Some budget ideas for couples who need to cut back on spending are reducing the number of date nights you had planned or putting your tax refund toward a bill instead of taking a spring vacation. Having a budget can help you replace panic with a plan, and having a financial tool like SoFi Relay can help you keep tabs on your cash flow and spending habits.
Recommended: How Much Should You Keep in an Emergency Fund?
4. You Can Create Short- and Long-Term Goals
If there’s a “fun” part of working together as a couple budgeting, this is it: deciding your priorities for the future.
Whether it’s saving for a home, having children, taking a cruise, starting your own business, or all of the above and more, your budget will help you focus on the things that are most meaningful to you as a couple.
Your strategy can help you set aside the money to reach those goals—turning the dreaming into doing. And you’re more likely to stay on track if you’re checking in on your spending each month.
5. You Can Decide How Much (or How Little) You Want to Combine Your Financial Lives
You may decide to completely merge your bills and bank accounts, or you might want to keep your own accounts and divvy up the bills. There are pros and cons to each approach in budgeting for married couples or cohabiting couples.
Combining accounts can simplify your finances and build trust. But if you feel strongly about financial independence—or you’ve been burned in the past—you may feel more secure if you have your own money.
Either way, if you’ve been winging it up until now—acting more like roommates than a couple—having a plan can help keep resentment at bay. Try to negotiate an agreement that’s comfortable for both parties.
6. You May Have Less Stress
Sure, knowing exactly how much money you have (or don’t have) and where it’s going (or not going) each month can cause a little bit of anxiety. Especially if things aren’t going well. But it’s better than not knowing.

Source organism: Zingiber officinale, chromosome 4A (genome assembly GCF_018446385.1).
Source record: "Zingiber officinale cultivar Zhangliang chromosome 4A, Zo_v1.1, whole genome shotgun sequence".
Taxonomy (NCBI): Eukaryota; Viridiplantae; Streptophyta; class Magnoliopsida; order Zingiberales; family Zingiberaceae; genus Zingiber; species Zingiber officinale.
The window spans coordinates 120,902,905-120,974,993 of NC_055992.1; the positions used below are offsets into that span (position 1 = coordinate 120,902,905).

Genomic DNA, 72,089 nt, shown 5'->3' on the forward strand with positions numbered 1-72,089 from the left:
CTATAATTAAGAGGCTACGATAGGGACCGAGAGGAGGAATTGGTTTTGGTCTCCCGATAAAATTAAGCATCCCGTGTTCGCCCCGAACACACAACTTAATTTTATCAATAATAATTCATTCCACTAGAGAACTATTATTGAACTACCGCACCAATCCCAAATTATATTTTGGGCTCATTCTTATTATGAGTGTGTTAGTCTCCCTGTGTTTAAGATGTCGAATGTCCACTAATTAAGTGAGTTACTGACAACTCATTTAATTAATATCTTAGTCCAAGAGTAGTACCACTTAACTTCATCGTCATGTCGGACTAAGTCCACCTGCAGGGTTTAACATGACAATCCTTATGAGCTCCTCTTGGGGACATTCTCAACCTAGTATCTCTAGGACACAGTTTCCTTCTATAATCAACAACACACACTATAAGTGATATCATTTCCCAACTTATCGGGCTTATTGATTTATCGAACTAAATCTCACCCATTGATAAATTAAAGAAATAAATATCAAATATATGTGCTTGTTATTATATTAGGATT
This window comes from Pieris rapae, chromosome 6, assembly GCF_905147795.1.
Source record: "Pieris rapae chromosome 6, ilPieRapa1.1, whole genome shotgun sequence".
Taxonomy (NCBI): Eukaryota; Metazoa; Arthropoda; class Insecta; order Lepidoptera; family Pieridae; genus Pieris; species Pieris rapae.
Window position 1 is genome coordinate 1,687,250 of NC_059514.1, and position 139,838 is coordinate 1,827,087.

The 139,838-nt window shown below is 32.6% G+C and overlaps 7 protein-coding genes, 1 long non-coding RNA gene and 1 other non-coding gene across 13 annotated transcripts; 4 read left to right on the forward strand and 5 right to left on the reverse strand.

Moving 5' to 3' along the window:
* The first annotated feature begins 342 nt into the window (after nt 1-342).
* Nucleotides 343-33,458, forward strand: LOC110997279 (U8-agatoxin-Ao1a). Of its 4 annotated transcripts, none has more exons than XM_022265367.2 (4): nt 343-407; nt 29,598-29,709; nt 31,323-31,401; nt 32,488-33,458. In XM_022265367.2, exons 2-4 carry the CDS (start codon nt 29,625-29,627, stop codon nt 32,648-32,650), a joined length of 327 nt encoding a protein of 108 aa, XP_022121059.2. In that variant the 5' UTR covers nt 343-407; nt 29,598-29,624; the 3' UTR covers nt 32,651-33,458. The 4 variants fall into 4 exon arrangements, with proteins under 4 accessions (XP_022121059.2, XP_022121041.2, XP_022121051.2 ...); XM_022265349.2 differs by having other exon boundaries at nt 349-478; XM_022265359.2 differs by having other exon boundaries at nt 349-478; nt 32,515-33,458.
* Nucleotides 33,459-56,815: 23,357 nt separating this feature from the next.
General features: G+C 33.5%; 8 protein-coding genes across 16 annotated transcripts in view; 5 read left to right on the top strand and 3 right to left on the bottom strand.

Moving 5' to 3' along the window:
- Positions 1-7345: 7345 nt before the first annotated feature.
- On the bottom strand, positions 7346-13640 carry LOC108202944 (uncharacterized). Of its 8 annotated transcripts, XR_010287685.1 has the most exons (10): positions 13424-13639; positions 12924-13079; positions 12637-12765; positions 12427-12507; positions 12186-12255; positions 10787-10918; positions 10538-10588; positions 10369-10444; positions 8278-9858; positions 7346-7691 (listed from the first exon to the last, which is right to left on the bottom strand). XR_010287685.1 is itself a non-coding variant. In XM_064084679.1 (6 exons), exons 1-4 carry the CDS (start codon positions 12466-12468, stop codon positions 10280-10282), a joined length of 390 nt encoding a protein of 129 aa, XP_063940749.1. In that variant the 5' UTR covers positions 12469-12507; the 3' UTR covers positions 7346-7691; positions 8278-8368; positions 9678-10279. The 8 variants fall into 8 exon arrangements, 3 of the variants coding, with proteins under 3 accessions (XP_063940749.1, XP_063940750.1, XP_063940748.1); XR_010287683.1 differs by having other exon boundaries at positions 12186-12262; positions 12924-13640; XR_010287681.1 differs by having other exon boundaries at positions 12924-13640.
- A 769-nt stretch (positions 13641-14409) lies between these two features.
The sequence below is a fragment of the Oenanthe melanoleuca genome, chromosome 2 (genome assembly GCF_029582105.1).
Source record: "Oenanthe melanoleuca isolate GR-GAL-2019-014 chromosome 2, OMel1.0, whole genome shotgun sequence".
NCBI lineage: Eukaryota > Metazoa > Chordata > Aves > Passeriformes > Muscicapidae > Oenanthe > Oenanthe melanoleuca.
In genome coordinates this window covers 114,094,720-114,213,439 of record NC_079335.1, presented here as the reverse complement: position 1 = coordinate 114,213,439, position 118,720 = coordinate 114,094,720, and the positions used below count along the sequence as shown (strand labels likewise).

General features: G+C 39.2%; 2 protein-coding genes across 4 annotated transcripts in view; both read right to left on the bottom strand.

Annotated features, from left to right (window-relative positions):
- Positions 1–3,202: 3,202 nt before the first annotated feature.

Once you get the numbers down on paper instead of just swirling around in your head, you may find things aren’t as bad as you thought. And if the situation is shaky, you can take steps to do something about it. It’s pretty tough to know what to do next without some way to measure your progress in your couple’s budget.
7. You’ll Have Something to Talk about Besides Work
OK, those are all important topics, too. But once you create your couples budget, you’re going to want to revisit it on a regular basis. You can discuss how your various budget categories are holding up and if you need to make adjustments.
It’s a good idea to go over any upcoming expenses that aren’t in the budget or only come up occasionally. And you can talk about how you’re doing with your long-term financial goals.
The good news, especially for those who dig technology, is that there are plenty of online tools and apps that can help you put together a budget. And whether you decide to go with a joint cash management account or keep things separate, with SoFi Money® Account, you can track your spending to be sure you’re both sticking to your plan. (You also might find it’s necessary to make some tweaks based on the information the SoFi app provides.)
With the SoFi Mobile App, you can manage your account by making mobile transfers and check deposits, viewing transaction history, accessing statements, and more.
This post originally appeared on SoFi and has been republished with permission.